Gross value added (GVAMP) = GVO - Intermediate consumption
(C) Estimate consumption of fixed capital (depreciation) and deduct it from
GVAMP to arrive at NVAMP.
NVAMP = GVAMP - consumption of fixed capital (depreciation)
(D) Find out net indirect tax by subtracting subsidies from indirect taxes (NIT= indirect tax – Subsidies) and deduct it from NVAMP to arrive at NVAFC of an industrial sector.
NVA FC = NVAMP – Net Indirect Tax (NIT)
iii)Take the sum of NVA FC of all the production units of all the industrial sectors of the economy to get NDPFC.
NDPFC =Σ NVA FC
iv) Estimate net factor income from abroad and add the same to NDPFC to get the NNP FC or national income.
NNP FC (N.I) = NDP FC + Net factor income from abroad (NFIFA)
Precautions : While estimating national income by the production method / value added method the following precautions must be taken:
i) Avoid double counting of output.
ii) Value of own-account production should be included in total output.
iii) The value of intermediate goods should not be included.
iv) Do not include sale of second hand goods.
QUES 3. Briefly explain the income method of measuring national income.
Ans: - Income Method:-This method is also called income distribution method, because in this method we measure the factor incomes paid out (i.e., distributed) to the owners of factors of production by the various industrial sectors of the economy.
Steps in Measurement
i) Classify all the production units - It means grouping production units into different sectors in the domestic (or economic) territory. The production units are classified into primary, secondary and tertiary sectors.
ii) Estimate domestic factor income by each industrial sector: -There are three components of domestic factor income— compensation of employees, operating surplus and mixed income of the self-employed.
a) Compensation of employees refers to all payments by producers to their employees in the form of wages and salaries both in cash and kind. It also includes social security contributions such as pension, provident fund, gratuity etc.
b) Operating Surplus is the sum of income from property (interest and rent) and income from entrepreneurship (profits = dividend, corporate tax, and undistributed profits). Thus, it is the sum of interest, rent and profits.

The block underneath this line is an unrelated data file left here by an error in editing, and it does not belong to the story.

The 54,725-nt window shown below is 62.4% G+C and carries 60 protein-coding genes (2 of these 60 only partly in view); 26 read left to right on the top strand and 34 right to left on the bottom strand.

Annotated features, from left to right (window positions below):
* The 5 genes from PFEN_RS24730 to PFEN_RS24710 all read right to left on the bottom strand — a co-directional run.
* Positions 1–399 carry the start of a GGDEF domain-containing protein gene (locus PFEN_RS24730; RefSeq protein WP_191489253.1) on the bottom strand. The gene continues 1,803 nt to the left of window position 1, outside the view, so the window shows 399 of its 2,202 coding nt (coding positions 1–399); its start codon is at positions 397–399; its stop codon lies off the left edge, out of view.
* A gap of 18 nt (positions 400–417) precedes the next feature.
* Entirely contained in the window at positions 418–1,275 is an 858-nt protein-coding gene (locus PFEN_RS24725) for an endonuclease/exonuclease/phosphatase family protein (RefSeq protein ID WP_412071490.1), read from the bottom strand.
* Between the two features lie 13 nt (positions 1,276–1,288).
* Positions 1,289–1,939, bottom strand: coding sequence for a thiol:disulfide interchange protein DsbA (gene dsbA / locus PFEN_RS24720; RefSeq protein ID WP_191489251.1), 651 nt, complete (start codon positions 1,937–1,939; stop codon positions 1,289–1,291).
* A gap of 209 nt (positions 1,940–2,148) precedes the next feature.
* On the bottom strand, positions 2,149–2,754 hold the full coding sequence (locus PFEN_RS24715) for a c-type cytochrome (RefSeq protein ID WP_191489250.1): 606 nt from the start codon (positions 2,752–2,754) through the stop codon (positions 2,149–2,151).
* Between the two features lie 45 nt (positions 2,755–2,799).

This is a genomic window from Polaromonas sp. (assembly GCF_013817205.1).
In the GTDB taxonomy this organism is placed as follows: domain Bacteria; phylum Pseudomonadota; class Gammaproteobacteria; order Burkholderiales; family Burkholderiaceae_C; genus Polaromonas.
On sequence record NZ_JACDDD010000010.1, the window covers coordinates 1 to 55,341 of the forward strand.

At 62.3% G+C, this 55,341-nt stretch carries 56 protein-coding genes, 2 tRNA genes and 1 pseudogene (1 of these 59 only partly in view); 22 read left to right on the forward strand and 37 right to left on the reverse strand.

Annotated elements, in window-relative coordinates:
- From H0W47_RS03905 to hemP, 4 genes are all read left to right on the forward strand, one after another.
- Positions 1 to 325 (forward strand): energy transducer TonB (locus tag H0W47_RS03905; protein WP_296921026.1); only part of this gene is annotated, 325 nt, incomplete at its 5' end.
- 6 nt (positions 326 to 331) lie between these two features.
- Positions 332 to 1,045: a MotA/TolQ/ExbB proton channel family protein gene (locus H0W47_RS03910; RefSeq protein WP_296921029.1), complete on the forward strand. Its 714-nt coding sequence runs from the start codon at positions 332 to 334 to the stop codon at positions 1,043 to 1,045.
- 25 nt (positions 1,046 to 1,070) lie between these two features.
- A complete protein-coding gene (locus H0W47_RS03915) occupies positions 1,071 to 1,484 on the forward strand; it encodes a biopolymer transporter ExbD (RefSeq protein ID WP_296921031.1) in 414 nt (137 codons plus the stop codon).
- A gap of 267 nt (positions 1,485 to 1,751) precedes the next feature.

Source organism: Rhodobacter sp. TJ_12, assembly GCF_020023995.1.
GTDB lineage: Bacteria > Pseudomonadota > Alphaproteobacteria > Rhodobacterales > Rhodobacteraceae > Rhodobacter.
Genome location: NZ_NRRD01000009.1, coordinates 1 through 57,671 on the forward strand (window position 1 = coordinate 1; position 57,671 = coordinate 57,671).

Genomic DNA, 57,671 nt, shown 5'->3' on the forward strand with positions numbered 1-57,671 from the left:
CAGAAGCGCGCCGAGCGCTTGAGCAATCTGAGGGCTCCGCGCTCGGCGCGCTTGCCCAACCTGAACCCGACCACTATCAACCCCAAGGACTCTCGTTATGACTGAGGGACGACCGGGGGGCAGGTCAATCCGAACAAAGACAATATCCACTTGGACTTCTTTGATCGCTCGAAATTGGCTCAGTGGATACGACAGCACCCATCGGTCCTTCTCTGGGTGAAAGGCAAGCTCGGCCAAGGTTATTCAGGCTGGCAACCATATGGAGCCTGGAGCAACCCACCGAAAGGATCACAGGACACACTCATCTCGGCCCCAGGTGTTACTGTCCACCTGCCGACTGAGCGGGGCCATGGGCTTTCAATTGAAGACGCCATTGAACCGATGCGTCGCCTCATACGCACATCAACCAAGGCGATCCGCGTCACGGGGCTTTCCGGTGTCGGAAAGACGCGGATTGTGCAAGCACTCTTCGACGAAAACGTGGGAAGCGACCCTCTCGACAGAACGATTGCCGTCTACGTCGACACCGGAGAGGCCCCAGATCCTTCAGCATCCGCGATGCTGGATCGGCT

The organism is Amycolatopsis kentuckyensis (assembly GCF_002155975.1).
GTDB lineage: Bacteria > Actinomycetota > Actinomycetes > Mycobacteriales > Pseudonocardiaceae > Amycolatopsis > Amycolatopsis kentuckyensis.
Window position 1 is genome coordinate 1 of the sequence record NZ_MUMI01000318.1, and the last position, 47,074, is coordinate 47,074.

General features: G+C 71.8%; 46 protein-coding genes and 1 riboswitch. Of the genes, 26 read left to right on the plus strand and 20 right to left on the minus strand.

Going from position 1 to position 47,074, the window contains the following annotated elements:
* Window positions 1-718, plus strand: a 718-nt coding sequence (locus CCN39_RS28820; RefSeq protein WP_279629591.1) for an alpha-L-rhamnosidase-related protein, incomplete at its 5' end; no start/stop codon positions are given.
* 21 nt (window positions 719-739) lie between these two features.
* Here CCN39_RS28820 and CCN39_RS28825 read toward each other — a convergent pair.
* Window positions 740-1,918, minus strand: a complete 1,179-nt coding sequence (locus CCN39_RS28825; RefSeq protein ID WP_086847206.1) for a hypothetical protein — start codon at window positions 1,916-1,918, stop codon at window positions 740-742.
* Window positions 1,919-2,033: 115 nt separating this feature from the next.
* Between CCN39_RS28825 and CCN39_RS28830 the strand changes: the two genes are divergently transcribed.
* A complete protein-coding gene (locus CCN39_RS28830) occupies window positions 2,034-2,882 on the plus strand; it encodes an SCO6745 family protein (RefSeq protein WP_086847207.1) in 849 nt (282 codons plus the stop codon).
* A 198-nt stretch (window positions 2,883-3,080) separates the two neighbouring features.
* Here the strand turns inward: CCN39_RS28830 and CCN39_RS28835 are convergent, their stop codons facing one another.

Operating Surplus = Rent + Interest + Profits
c) Mixed income of the self-employed is the income earned by self-employed people like doctors, lawyers, chartered accountants, cobblers, barbers, shopkeepers, farmers etc. A part of their income is wage income and another part is property income. Thus it is called mixed income.
NVAFC = COE +OS+MI
iii) Estimation of NDPFC: Take the sum of NVAFC i.e., the factor incomes of all the industrial sectors to arrive at NDPFC
Iv ) Estimation of NNPFC - Add net factor income from abroad (NFIA) to NDPFC to get NNPFC or National Income.
NNPFC (National Income) = NDPFC + NFIA
Precautions-The following precautions are required to be taken while estimating national income by the expenditure method:
4) The imputed value of factor services rendered by the owners of production units should be included in NI.
ii) Do not include any transfer incomes.
iii) Do not include income from sale of second hand goods.
iv) Do not include income arising from the sale of financial assets.
v) Do not include income from illegal sources.
QUES 4. Briefly explain Expenditure Method of measuring national income.
Ans:- Expenditure Method- In expenditure method we measure the expenditures incurred on final goods and services produced by production units located within the domestic (economic) territory of a country during a given year.
Steps of Measurement -
i) Identify and classify production units: Classify all the production units into primary, secondary and tertiary sectors.
ii) Estimate final expenditure on goods and services produced by these industrial sectors. These final expenditures are categorized as follows:
a) Private final consumption expenditure (PFCE) - It is the expenditure of household and non-profit making institutions serving households for durable goods (T.V., Fan etc.), semi-durable goods (clothes, shoes etc.) and non-durable goods (vegetable, bread etc.).
b) Government’s final consumption expenditure (GFCE) - It is the expenditure incurred by government on the purchase of goods and services which are needed to provide facilities to the general public, such as, expenditure on road, school, bridge, hospital etc.
c) Gross domestic capital formation (GDCF) - It refers to the expenditure incurred on the purchase of capital goods, such as plant, equipments, buildings, machine etc. It has two parts- Gross Domestic Fixed Capital
Formation (GDFCF) and Inventory Investment or Change in Stock.
d) Net exports (X-M) - It is the difference between exports of goods & services and imports of goods & services during the given period of time. It refers to the demand of foreigners for our goods & services over domestic demand for foreign countries’ goods & services.
iii) Estimation of GDPMP - The sum of these final expenditures is GDPMP
GDPMP =PFCE + GFCE + GDCF + Net Exports
iv) Estimation of NDPFC - Estimate the consumption of fixed capital
(Depreciation) and net indirect taxes and deduct these from GDPMP to get NDPFC.
NDPFC=GDPMP – Consumption of fixed capital (CFC) – Net indirect tax (NIT)
v) Estimation of NNPFC- Add net factor income from abroad (NFIA) to NDPFC to get
NNPFC or National Income.
NNPFC (National Income) =NDPFC + NFIA
Precautions:-The following precautions are required to be taken while estimating national income by the expenditure method:
i) Do not include expenditure on intermediate goods and services.
ii) Include imputed expenditure on self-consumed or own account produced output used for consumption and investment.
iii) Do not include expenditure on transfer payments.
iv) Do not include expenditure on financial assets such as share, bond, debenture etc.
v) Do not include expenditure on purchase of second hand goods.